Reading has a lot of tangible benefits for a leader, but to leverage the time we spend reading we need to be purposeful about our reading choices.

Becoming a Purpose Driven Reader

Time is limited. To maximize the benefit of time spent reading we need to be intentional and purposeful about our reading choices.

Here are six tips to make your reading time both intentional and purposeful:

  1. Establish the reading habit. Set aside a specific block of time to read, and put it on our calendar like any other appointment or commitment. For some folks this is early morning, for others, it’s their lunch hour. Still others find the evenings a perfect time to dive into a book.
  2. Read a variety of genres. If you are a business person step out and try reading a biography, a history book, or go crazy and read some Shakespeare! Be intentional about your selections.
  3. Apply what you read. Whether the book is specific to your industry or not, look for ways to apply what you are reading to your work. Get out your sticky notes and your highlighter. Make notes in the margins if you want, but take action on key points you discover as you read.
  4. Read with others. This might be something as formal as a book club or just a friend who agrees to read along with you. The benefit comes from the accountability and the discussions you’ll have about what you’re reading.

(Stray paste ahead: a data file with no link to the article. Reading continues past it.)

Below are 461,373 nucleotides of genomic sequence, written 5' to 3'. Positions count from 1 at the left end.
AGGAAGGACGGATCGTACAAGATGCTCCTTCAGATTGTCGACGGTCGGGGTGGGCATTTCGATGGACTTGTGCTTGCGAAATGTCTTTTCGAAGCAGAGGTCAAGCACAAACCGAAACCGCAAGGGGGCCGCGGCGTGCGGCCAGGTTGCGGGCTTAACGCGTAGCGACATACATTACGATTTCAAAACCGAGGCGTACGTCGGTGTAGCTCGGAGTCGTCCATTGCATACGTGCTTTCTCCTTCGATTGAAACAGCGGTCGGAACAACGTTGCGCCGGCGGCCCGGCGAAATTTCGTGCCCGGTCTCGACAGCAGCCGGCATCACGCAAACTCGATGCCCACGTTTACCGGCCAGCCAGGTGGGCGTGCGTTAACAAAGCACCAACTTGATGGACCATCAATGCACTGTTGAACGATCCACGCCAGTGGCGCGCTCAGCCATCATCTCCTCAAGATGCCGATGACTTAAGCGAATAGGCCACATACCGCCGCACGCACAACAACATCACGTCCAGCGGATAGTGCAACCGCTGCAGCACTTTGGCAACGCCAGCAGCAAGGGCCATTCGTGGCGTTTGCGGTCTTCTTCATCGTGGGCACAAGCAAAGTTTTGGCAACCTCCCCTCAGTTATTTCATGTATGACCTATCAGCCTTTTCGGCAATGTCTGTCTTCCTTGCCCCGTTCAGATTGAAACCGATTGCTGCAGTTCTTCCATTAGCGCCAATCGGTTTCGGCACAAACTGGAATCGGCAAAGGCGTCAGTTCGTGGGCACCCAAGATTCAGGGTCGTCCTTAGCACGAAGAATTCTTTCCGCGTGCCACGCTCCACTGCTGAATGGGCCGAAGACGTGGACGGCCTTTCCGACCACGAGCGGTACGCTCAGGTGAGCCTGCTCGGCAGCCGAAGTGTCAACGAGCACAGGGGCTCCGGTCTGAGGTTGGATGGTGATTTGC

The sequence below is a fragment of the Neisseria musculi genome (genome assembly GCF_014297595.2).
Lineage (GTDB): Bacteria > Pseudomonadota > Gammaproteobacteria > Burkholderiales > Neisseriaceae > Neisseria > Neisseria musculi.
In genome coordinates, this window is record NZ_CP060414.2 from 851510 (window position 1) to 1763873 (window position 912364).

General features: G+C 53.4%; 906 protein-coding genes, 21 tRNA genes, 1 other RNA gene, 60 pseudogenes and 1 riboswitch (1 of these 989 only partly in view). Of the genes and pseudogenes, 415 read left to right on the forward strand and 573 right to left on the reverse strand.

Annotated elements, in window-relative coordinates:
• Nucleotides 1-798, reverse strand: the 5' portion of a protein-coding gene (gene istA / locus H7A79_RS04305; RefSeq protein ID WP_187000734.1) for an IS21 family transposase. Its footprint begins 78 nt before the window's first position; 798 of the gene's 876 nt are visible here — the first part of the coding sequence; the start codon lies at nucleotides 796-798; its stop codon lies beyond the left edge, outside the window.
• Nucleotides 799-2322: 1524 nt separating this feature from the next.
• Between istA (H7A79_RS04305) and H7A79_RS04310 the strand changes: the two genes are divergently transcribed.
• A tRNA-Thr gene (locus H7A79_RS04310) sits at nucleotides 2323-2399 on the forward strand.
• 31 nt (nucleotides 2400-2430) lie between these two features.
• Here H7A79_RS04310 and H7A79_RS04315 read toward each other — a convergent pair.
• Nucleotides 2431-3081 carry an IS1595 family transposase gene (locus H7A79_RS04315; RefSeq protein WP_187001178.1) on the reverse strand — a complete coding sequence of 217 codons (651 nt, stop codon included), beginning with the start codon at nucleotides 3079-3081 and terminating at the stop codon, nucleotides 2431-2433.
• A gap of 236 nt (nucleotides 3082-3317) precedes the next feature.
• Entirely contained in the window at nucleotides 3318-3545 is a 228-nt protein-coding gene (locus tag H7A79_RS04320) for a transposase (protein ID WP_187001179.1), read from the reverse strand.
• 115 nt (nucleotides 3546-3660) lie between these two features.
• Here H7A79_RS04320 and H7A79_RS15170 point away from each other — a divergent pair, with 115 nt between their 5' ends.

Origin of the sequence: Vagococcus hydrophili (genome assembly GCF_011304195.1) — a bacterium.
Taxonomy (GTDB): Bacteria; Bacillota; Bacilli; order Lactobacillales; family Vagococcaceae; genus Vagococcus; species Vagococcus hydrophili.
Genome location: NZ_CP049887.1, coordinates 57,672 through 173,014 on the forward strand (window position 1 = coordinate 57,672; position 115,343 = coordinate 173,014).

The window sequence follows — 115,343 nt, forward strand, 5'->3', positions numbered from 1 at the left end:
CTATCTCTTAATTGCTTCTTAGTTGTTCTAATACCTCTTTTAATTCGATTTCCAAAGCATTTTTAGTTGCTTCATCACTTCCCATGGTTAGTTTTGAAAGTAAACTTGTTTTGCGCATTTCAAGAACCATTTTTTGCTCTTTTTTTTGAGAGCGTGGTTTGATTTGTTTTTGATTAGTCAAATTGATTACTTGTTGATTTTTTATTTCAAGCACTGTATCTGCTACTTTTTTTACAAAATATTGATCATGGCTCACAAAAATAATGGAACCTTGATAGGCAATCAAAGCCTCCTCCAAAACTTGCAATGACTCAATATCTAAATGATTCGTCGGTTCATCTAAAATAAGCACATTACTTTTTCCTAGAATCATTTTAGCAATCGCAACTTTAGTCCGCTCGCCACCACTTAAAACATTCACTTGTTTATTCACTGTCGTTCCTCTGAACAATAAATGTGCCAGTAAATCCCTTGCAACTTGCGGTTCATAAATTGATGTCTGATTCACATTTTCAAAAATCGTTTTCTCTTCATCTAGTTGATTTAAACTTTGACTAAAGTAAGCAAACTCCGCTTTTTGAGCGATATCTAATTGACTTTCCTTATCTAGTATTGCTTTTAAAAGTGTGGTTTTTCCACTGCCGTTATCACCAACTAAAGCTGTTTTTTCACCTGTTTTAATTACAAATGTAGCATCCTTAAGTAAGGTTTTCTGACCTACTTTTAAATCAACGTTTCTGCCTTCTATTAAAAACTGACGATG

5. Share the fun. If leaders grow by being intentional, purposeful readers then share the fun with co-workers. It’s a great way to build the depth of your organization.
  6. Relax and enjoy. Have some fun. Relax. Yes, be intentional and purposeful, but don’t forget to have some fun along the way!

Join the Conversation

As always, questions and comments are welcome. Are you a reading leader? What have you read recently that inspired you in some way?

I’d love your help. This blog is read primarily because people like you share it with friends. Would you share it by pressing one of the share buttons below?


Category: Personal Development | Self-Discipline

#171: Me and My Extraordinarily Big Mouth!

I am pretty sure Solomon had me in mind when he said, A fool’s mouth is his undoing, and his lips are a snare to his soul” (Proverbs 18:7).

Big, Mouth, Speech

Early in my management career, but far enough into it that I should have known better, I made a huge mistake because I failed to keep my mouth shut!

I discovered a younger manager was mishandling company funds. I mentioned my concerns and the need to terminate the younger manager to a peer, ostensibly for his advice in handling the situation.

That evening my peer mentioned the situation to a peer of his who was a good friend of the younger manager about to get fired. The younger manager called my boss, irate that people were discussing his termination. All this transpired over a period of just three hours.